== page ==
The corn market soars to $2.50 cash in late spring. You forward contract or hedge much of your crop at that price. But a drought in July and August sends prices to $3. If you don't have a “what if” strategy in place, you're likely stuck with your contract price. It's not a bad price, but it could have been better.
The “bull-call spread,” a semi-sophisticated form of options trades, can help prevent lost revenue created by market increases, says Melvin Brees, University of Missouri extension economist.
Orville Williams, a southwestern Kansas corn, soybean, wheat and milo grower, leans on bull-call spreads and other options strategies to provide price protection.
“If I have sold some crop, I want to have a call in place,” says Williams, whose cell phone might ring several times a morning with calls from his commodity broker. “If I'm short the board (through selling a futures contract), I look at some sort of ‘cover’ protection.”
The bull-call spread is often recommended as a way to reduce call option premium costs when the calls are used to offset new-crop grain that's hedged or forwarded contracted for harvest delivery.
“A bull-call spread is accomplished by buying an at-the-money call option and selling an out-of-the-money call,” says Brees. “The at-the-money call provides the ‘insurance’ against missing higher prices. The premium collected from selling the out-of-the-money call offsets part of the premium for the purchased call — effectively reducing the net premium cost.”
In a spread strategy considered by Williams in November for re-ownership of corn, he looked at July 2004 calls when futures were about $2.40/bu. “I would buy a $2.40 July call for about 16¢, then sell a $3.10 July call for 5¢. For a cost of about a dime, I was able to establish a marketing window of $2.40-3.10.”
To protect unpriced corn, Williams established a put-call strategy, selling a July $3.10 call for 5¢ and purchasing a $2.40 put for 15¢. For a net cost of 10¢, Williams obtained a floor net future price of $2.30 with potential of capturing an additional 70¢.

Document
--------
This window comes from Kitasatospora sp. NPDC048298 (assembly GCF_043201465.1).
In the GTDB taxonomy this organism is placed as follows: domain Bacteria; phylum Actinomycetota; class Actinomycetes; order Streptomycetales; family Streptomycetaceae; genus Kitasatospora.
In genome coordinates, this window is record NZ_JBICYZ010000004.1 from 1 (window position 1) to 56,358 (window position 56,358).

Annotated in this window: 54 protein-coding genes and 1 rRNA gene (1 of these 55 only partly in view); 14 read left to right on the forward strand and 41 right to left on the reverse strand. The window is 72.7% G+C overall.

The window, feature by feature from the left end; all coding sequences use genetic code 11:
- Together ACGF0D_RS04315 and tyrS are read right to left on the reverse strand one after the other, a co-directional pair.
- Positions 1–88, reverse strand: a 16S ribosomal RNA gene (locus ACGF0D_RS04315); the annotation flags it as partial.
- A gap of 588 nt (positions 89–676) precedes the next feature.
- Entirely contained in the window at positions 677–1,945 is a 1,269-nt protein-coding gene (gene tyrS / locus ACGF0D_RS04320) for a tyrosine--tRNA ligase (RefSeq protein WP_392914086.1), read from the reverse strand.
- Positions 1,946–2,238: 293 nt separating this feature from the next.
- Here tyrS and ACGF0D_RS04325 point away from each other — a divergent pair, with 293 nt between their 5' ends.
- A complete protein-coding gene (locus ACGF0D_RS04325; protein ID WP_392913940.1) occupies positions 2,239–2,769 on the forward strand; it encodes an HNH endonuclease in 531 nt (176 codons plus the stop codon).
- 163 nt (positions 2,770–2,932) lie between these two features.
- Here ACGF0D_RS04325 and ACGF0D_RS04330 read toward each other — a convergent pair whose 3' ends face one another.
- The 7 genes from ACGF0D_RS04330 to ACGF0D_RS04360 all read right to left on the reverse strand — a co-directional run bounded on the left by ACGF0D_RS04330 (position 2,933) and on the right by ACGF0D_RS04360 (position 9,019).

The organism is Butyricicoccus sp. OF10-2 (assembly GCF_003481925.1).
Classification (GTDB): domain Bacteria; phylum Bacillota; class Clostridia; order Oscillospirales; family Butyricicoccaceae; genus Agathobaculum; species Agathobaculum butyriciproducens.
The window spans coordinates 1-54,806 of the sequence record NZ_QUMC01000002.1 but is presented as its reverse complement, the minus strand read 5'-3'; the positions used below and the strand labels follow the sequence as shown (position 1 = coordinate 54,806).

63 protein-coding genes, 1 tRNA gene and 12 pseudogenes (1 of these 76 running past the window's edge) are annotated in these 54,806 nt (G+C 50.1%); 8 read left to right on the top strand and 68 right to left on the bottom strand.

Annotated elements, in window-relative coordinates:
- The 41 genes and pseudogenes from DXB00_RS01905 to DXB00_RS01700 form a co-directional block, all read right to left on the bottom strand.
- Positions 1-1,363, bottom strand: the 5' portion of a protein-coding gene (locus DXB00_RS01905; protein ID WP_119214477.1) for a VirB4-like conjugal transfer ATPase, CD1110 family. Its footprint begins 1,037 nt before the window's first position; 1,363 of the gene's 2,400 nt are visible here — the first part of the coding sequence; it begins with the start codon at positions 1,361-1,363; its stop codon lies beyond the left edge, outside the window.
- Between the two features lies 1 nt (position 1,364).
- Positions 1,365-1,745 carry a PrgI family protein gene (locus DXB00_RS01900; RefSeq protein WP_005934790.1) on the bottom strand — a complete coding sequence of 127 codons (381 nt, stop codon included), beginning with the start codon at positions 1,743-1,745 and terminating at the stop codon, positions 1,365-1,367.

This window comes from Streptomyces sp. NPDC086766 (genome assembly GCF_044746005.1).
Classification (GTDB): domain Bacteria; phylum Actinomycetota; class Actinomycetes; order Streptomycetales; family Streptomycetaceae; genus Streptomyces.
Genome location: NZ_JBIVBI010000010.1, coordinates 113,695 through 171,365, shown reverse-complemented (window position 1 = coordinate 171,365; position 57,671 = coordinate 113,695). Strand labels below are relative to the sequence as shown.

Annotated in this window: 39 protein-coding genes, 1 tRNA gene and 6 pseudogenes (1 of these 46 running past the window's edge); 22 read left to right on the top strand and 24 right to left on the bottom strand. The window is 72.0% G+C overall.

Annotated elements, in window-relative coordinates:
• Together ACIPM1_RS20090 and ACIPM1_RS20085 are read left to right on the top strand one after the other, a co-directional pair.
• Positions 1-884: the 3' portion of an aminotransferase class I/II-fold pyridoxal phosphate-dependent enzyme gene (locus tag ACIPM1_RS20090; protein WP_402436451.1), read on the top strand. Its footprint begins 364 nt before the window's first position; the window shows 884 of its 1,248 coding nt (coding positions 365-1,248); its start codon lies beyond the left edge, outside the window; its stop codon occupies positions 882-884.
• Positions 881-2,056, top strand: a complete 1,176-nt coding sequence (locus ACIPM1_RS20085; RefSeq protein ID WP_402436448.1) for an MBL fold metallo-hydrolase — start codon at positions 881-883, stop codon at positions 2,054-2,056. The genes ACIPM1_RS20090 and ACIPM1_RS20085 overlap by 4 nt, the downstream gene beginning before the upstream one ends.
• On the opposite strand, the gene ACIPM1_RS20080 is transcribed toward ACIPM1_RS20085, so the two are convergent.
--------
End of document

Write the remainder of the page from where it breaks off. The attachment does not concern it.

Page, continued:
“If you're selling and want re-ownership, you can buy options to give a defined cost,” says Williams.
For a new-crop corn strategy, Brees uses an example of a $2.50 December futures price in late spring. “Assuming a harvesttime basis of -30¢, new crop could likely be forward-contracted at about $2.20,” he says. “Purchasing a $2.50 December call option would likely require a premium cost of 20¢, resulting in a net harvest minimum cash price of about $2 ($2.20 cash contract minus 20¢ premium).
“To reduce the premium cost, a grower could sell a $3 December call for about 8¢. The net premium cost would now be 12¢ (20¢ purchased premium minus 8¢ collected premium). This would raise the minimum price to $2.08 ($2.20 cash contract minus 12¢ net option premium),” Brees says.
Williams works with a regional commodity consulting firm, Schwieterman Marketing, LLC, in Garden City, KS. His consultant, Bret Crotts, points out a way to possibly use bull-call spreads for soybean marketing.
If, for example, soybeans could be contracted at $5.50 for November '04 delivery, a wide bull-call spread window for higher prices could be established for less than 20¢/bu.
“In this case, you could buy a $6.40 November call for about 40¢, then sell a $7.20 November call for about 22¢,” says Crotts. “Cost of the spread is 18¢. And 18¢ for an 80¢ window is pretty good.”
The feared margin call is what often keeps growers from using straight futures trades or calls. If the price settles above the short-call option strike price, the holder is responsible for the difference.
“It's important to understand that a bull-call spread is a risk management strategy, not a risk elimination strategy,” says Brees. “Selling or writing a call option is also referred to as a short-call position and carries much the same upside price risk as a short futures position. While losses would be offset by the long (purchased) call, it requires being prepared for margin requirements. The more complex the strategy, the more important it is to understand how each component works.”
To avoid the potential for margin calls, Williams uses hedge-to-arrive programs. With such a program, growers can lock in futures prices with grain elevators. The elevators, in turn, handle futures trades.
He stresses flexibility as a must for any corn or bean marketing program, especially for growers with on-farm storage. “Too many growers give up too much,” he says. “They try to sell all at once. I sell out of the bin in increments. We all need to sell our grain just like an elevator does.”